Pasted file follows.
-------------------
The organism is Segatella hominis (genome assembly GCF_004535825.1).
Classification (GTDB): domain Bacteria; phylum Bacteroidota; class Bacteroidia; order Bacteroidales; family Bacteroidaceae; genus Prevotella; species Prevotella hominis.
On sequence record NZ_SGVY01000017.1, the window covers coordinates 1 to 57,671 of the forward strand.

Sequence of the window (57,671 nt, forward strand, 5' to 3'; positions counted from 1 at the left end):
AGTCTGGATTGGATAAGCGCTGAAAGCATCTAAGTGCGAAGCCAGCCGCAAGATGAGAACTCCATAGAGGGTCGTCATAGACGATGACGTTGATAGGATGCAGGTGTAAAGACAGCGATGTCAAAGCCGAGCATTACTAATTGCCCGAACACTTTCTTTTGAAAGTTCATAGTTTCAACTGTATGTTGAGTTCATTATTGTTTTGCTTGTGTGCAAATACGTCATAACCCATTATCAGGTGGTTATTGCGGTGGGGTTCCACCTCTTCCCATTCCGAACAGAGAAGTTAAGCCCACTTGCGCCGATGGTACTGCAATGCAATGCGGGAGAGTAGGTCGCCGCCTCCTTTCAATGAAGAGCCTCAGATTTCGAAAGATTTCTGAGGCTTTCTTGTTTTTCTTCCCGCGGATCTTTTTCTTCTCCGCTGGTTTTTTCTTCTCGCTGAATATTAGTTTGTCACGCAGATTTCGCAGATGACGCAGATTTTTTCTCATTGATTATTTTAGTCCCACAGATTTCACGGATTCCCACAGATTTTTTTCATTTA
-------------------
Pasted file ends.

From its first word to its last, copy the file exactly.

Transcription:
The organism is Segatella hominis (genome assembly GCF_004535825.1).
Classification (GTDB): domain Bacteria; phylum Bacteroidota; class Bacteroidia; order Bacteroidales; family Bacteroidaceae; genus Prevotella; species Prevotella hominis.
On sequence record NZ_SGVY01000017.1, the window covers coordinates 1 to 57,671 of the forward strand.

Sequence of the window (57,671 nt, forward strand, 5' to 3'; positions counted from 1 at the left end):
AGTCTGGATTGGATAAGCGCTGAAAGCATCTAAGTGCGAAGCCAGCCGCAAGATGAGAACTCCATAGAGGGTCGTCATAGACGATGACGTTGATAGGATGCAGGTGTAAAGACAGCGATGTCAAAGCCGAGCATTACTAATTGCCCGAACACTTTCTTTTGAAAGTTCATAGTTTCAACTGTATGTTGAGTTCATTATTGTTTTGCTTGTGTGCAAATACGTCATAACCCATTATCAGGTGGTTATTGCGGTGGGGTTCCACCTCTTCCCATTCCGAACAGAGAAGTTAAGCCCACTTGCGCCGATGGTACTGCAATGCAATGCGGGAGAGTAGGTCGCCGCCTCCTTTCAATGAAGAGCCTCAGATTTCGAAAGATTTCTGAGGCTTTCTTGTTTTTCTTCCCGCGGATCTTTTTCTTCTCCGCTGGTTTTTTCTTCTCGCTGAATATTAGTTTGTCACGCAGATTTCGCAGATGACGCAGATTTTTTCTCATTGATTATTTTAGTCCCACAGATTTCACGGATTCCCACAGATTTTTTTCATTTA